Workplace Strategy - What, how and why?

The way we at Rocket Projects understand it, is that the term 'workplace strategy' refers to the space people choose to work in being tailored to their working style, and how to manage that when you've got 75 employees in the same office, who will probably each have an individual way of working. A workplace strategy helps to balance the needs of everyone against the practicalities of a working environment, while trying to produce the best results without breaking the bank.

This can be a long and complicated process, and actually involves a lot of in-depth research and psychological studies about what makes the perfect working environment. Although we're quite versatile in our abilities, informing you on the scientific side of things isn't really our forte, so we've come up with a few ways to implement a simple workplace strategy that should make everyone who works for you that little bit more enthusiastic about Monday morning.


I understand that this is an odd place to start, but introducing a bit of greenery into your workplace can work wonders, and it's one of the easiest to implement. Studies have shown that having plants in your office can increase productivity by 37%, as well as lowering stress & anxiety levels. It doesn't have to be much - not everyone can have a living wall.

A little cactus on everyone's desk or a potted plant in the corner would be the perfect addition to any office, and they don't cost much either.


Back to the more traditional needs of an office environment... The right equipment will improve your staff's experience at work no end, so take the time (and don't be afraid to shell out the cash) to work out what works best for them - whether they need a laptop for flexible working, a Mac to run design programmes with ease, or even a fancy notebook to note down their ideas in. All of these things can make your employees feel more valued, and are more likely to result in inspiration and activity.


This is a bit of a no-brainer, but a little reminder about chairs and the like can come in handy occasionally. Almost everyone in an office environment will sit on a chair at some point during their day, and the majority will sit on a chair for 7 hours or more, so comfort and support is extremely important. Having an adjustable with the right level of cushioning can make so much difference to productivity, so it's a crucial investment, and could save all sorts of problems arising in the future - you don't want your employees ending up with terrible back pains now do you?

In addition to this, some education on staying healthy at work in other ways could really benefit your staff. Getting up every half an hour or so for a stroll around the office shouldn't be frowned upon, especially if they use a screen. There are some handy guidelines on the government website about DSE regulations. Staff should be encouraged to leave their desk for their lunch break, and having cold, filtered water on tap is a must for staying hydrated (but tap water does the job just as well).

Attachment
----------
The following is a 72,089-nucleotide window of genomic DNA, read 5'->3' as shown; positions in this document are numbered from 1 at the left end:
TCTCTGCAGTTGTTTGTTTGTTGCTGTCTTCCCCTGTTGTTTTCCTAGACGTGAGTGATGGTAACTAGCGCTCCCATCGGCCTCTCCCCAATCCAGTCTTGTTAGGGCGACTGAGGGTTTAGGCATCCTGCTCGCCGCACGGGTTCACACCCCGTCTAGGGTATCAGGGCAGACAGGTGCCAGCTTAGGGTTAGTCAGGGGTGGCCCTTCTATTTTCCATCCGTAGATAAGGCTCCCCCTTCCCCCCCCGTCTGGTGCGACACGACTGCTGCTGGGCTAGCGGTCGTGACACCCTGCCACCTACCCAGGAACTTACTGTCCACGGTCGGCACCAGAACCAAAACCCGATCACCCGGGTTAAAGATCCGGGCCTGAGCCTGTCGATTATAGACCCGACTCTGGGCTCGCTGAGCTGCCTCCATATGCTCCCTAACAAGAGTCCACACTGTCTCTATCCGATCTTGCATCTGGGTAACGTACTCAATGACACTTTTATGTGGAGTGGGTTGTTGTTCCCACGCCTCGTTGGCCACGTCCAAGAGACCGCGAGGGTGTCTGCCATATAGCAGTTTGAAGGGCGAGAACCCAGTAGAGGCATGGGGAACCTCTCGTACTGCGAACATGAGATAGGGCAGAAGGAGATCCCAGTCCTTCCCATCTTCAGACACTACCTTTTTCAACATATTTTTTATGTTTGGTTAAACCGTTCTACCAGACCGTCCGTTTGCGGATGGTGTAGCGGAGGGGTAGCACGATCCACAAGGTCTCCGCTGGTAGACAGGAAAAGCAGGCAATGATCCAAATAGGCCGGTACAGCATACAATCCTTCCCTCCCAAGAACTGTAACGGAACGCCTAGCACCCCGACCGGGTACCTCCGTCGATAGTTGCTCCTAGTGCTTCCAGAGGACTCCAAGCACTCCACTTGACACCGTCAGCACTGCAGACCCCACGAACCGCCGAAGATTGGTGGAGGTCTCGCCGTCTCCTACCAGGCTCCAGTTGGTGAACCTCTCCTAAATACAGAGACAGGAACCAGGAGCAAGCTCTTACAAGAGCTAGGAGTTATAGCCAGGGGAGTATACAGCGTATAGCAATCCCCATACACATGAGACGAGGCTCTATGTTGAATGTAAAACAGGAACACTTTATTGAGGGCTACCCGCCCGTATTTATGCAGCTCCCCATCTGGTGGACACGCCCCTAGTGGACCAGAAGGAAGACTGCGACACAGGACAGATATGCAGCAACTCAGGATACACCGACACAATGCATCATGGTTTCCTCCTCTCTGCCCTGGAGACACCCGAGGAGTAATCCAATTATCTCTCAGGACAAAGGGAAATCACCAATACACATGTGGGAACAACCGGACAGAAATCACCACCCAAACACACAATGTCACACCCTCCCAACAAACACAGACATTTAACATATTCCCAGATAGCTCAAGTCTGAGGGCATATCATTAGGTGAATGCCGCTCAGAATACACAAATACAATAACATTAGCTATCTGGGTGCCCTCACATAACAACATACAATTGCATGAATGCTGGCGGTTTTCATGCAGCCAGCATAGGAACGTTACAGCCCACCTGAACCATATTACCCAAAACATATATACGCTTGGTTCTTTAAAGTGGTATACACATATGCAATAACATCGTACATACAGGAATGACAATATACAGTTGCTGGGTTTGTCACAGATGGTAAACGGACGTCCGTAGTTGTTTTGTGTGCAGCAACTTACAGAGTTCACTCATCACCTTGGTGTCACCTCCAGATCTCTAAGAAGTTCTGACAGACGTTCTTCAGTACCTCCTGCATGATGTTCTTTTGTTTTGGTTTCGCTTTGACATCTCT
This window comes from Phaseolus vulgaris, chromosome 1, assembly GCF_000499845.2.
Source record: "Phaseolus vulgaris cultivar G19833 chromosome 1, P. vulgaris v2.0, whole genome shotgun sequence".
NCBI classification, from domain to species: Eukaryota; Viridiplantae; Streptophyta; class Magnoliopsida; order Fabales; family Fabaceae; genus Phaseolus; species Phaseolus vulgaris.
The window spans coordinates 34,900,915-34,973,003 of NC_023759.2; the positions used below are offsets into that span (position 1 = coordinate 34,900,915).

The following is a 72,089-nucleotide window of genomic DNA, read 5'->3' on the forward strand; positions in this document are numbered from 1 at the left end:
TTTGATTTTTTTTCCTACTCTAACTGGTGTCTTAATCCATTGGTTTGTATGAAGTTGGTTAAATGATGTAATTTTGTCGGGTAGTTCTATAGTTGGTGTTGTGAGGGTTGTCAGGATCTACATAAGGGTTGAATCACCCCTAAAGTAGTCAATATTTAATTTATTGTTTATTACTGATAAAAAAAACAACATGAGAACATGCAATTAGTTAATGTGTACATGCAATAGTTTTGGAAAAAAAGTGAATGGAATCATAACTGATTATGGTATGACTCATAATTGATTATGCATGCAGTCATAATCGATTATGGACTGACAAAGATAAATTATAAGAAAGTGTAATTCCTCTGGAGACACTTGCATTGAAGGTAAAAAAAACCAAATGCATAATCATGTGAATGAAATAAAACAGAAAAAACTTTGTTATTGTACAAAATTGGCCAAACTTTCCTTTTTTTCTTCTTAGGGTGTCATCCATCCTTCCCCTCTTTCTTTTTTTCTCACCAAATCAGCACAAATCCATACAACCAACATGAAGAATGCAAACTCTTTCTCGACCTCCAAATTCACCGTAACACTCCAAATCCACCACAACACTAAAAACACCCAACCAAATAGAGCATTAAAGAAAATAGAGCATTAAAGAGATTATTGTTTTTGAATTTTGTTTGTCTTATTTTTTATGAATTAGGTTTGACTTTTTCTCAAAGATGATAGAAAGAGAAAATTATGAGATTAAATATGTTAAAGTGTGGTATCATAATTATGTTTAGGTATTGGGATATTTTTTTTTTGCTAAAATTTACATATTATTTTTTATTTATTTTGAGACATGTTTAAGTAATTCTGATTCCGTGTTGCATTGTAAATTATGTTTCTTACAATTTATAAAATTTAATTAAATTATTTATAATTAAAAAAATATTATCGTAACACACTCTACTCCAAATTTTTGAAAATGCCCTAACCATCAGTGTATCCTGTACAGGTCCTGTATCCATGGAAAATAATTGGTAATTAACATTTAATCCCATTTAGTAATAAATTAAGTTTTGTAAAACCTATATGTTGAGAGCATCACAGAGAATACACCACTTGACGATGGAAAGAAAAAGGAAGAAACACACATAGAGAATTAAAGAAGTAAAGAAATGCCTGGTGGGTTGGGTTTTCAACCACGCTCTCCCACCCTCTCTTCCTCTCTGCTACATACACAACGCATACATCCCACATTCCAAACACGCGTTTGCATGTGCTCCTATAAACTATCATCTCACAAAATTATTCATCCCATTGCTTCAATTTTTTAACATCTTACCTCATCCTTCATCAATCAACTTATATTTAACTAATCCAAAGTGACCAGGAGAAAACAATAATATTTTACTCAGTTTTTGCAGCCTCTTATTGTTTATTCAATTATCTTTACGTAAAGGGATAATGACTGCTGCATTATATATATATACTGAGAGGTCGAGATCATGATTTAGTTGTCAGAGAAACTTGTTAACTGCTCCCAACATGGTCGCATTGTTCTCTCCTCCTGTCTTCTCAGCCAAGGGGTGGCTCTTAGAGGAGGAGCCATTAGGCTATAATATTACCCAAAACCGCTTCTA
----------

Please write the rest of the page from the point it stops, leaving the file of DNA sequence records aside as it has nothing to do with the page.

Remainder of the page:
This one is a bit tricker to work around if you're in a basement office, but it should be one of your top priorities when choosing an office space. Is there natural light available? Nothing compares to it, so try and find a workspace that benefits from big windows, even if there are only a couple; it'll make all the difference. If you're really struggling, then make sure you allow your staff time to head outside throughout the day, even if it's just to stand in the sun for five minutes while they check their Facebo- er, emails.


When it comes to office design, lots of people are afraid of introducing colour for fear of causing distraction, but subtle use can in fact inspire people, and give them something to focus on. A good way of getting this into your space is to organise areas by colour e.g. the marketing team sits in the area with red desk dividers. Using an entirely separate colour for breakout spaces works well too, because psychologically you feel as though you're in a different mood. 


Noise plays a big role in how people feel at work - some people thrive in a noisy workplace, and others can't stand it, so you'll need to cater for both. Installing individual workspaces like acoustic pods can really benefit your staff, by providing a quiet area for calls, or if they've got something important to work on. The introduction of acoustic screens and ceiling tiles can really improve the space, and create a far more comfortable environment.

Breakout space

Knowing that they've got somewhere comfortable to sit and have their lunch will really improve your staff's mood. Whether it's an enclosed space with comfy sofas and soft furnishings, or a long bench that everyone can sit around together, having an area in which to take a break from their busy day will be a total godsend.

People love tea and coffee. It's a fact. Whether it's that glorious first cup at 8.30 in the morning, or that 3 o'clock brew to get through the last couple of hours, we cherish every single one, so having good facilities to make them is essential. A fast kettle, good quality teabags and strong, well-made coffee all make the day at work just a little easier to stomach.

So there you have it, 7 relatively easy ways to make your workplace a calmer, happier and more productive place to be.